# Polar set

The polar set of analytic function $f(z)$ of the complex variable $z=(z_1,\dots,z_n)$, $n\geq1$, is the set $P$ of points in some domain $D$ of the complex space $\mathbf C^n$ for which: a) $f(z)$ is holomorphic everywhere in $D\setminus P$; b) $f(z)$ cannot be analytically continued to any point of $P$; and c) for every point $a\in P$ there are a neighbourhood $U_a$ and a function $q_a(z)\not\equiv0$, holomorphic in $U_a$, for which the function $p_a(z)=q_a(z)f(z)$, which is holomorphic in $D\cap\{U_a\setminus P\}$, can be holomorphically continued to $U_a$. At every point $a\in P$ one has $q_a(a)=0$. The polar set $P$ consists of the poles (cf. Pole (of a function)) $a\in P$ of $f(z)$, for which $p_a(a)\neq0$, and the points $a\in P$ of indeterminacy of $f(z)$, for which $p_a(a)=0$ (it is assumed that $p_a(z)$ and $q_a(z)$ have no common factors that are holomorphic and vanish at $a$). Every polar set is a complex analytic variety (by which we mean the set of common zeros of a finite set of holomorphic functions) of complex dimension $n-1$.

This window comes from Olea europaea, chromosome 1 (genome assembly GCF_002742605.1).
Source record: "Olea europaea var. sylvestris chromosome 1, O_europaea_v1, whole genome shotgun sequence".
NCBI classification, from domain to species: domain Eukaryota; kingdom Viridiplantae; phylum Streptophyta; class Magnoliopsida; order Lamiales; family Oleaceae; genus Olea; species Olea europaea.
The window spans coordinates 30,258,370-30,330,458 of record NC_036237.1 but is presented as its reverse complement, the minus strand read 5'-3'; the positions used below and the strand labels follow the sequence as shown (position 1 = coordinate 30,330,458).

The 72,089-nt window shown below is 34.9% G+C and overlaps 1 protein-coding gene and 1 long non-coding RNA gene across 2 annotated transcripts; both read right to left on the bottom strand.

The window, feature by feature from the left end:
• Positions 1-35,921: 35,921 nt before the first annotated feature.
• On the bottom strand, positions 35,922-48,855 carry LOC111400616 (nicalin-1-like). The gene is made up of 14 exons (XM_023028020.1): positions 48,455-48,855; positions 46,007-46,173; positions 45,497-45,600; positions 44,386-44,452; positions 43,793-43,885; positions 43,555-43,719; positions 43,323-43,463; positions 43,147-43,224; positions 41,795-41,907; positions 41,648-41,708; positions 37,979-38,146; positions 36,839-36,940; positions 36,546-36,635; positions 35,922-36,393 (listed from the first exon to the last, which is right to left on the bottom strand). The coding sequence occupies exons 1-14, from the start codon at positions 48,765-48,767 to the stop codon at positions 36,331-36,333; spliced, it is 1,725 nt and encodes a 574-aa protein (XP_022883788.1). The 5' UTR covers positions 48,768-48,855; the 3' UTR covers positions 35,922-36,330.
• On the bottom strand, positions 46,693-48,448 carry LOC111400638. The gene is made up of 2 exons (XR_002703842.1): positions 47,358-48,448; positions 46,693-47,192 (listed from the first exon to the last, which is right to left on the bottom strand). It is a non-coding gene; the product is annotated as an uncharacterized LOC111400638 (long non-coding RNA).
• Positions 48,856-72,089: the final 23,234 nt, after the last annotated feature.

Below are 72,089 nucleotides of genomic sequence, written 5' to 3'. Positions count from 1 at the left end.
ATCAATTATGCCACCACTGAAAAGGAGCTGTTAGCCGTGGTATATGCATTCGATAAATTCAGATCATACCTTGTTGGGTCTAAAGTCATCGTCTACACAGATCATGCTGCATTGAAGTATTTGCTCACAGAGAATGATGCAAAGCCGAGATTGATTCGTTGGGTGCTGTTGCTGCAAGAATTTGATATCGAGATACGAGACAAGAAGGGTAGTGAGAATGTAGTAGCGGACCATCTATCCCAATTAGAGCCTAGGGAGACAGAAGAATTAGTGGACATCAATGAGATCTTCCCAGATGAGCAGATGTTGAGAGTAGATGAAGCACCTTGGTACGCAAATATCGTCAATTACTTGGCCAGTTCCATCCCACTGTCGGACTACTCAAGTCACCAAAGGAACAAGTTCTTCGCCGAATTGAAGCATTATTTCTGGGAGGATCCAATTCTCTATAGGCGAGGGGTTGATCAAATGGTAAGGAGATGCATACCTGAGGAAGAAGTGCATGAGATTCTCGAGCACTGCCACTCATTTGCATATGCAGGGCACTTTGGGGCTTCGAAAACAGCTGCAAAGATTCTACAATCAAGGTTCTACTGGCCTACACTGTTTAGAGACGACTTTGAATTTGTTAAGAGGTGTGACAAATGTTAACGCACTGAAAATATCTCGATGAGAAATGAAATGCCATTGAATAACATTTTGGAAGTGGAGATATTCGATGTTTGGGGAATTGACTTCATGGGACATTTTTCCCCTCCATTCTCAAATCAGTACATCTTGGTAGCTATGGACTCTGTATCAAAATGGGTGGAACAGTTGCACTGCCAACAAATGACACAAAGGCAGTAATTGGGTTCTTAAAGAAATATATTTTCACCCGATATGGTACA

A polar set in potential theory is a set $E$ of points of the Euclidean space $\mathbf R^n$, $n\geq2$, for which there exists a potential $U_\mu(x)$, $x\in\mathbf R^n$, for some Borel measure $\mu$, that takes the value $+\infty$ at the points of $E$ and only at those points.

In the case of the logarithmic potential for $n=2$ and the Newton potential for $n\geq3$, for a bounded set $E$ to be a polar set it is necessary and sufficient that $E$ is a set of type $G_\delta$ and has zero outer capacity. Here, in the definition of a polar set, one can replace "potential" by "superharmonic function". The main properties of polar sets in this case are: a) the set $\{a\}$ which consists of a single point $a\in\mathbf R^n$ is a polar set; b) a countable union of polar sets is a polar set; c) any polar set has Lebesgue measure zero in $\mathbf R^n$; and d) under a conformal mapping a polar set goes to a polar set.

For a local criterion for being polar see Thinness of a set.

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How to Cite This Entry:
Polar set. Encyclopedia of Mathematics. URL: http://encyclopediaofmath.org/index.php?title=Polar_set&oldid=42176
This article was adapted from an original article by E.D. Solomentsev (originator), which appeared in Encyclopedia of Mathematics - ISBN 1402006098. See original article